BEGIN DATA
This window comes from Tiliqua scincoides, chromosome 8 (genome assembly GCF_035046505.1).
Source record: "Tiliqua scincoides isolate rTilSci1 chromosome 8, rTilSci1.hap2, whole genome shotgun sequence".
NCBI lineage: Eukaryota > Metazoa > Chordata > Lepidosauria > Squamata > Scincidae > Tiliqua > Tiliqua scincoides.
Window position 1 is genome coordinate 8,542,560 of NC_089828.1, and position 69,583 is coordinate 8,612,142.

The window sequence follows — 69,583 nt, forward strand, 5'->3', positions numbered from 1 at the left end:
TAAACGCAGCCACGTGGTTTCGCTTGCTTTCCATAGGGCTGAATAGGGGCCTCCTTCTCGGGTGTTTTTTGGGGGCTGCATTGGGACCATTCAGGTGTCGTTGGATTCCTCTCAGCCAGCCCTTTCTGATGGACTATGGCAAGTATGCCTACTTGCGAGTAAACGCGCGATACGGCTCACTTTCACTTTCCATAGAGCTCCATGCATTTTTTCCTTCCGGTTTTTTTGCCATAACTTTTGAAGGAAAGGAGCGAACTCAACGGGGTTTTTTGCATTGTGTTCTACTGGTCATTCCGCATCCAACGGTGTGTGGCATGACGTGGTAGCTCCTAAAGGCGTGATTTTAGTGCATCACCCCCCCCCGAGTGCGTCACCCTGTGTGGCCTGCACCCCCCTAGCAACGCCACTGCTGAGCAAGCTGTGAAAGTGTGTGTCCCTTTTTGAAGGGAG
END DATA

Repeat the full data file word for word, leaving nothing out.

This window comes from Tiliqua scincoides, chromosome 8 (genome assembly GCF_035046505.1).
Source record: "Tiliqua scincoides isolate rTilSci1 chromosome 8, rTilSci1.hap2, whole genome shotgun sequence".
NCBI lineage: Eukaryota > Metazoa > Chordata > Lepidosauria > Squamata > Scincidae > Tiliqua > Tiliqua scincoides.
Window position 1 is genome coordinate 8,542,560 of NC_089828.1, and position 69,583 is coordinate 8,612,142.

The window sequence follows — 69,583 nt, forward strand, 5'->3', positions numbered from 1 at the left end:
TAAACGCAGCCACGTGGTTTCGCTTGCTTTCCATAGGGCTGAATAGGGGCCTCCTTCTCGGGTGTTTTTTGGGGGCTGCATTGGGACCATTCAGGTGTCGTTGGATTCCTCTCAGCCAGCCCTTTCTGATGGACTATGGCAAGTATGCCTACTTGCGAGTAAACGCGCGATACGGCTCACTTTCACTTTCCATAGAGCTCCATGCATTTTTTCCTTCCGGTTTTTTTGCCATAACTTTTGAAGGAAAGGAGCGAACTCAACGGGGTTTTTTGCATTGTGTTCTACTGGTCATTCCGCATCCAACGGTGTGTGGCATGACGTGGTAGCTCCTAAAGGCGTGATTTTAGTGCATCACCCCCCCCCGAGTGCGTCACCCTGTGTGGCCTGCACCCCCCTAGCAACGCCACTGCTGAGCAAGCTGTGAAAGTGTGTGTCCCTTTTTGAAGGGAG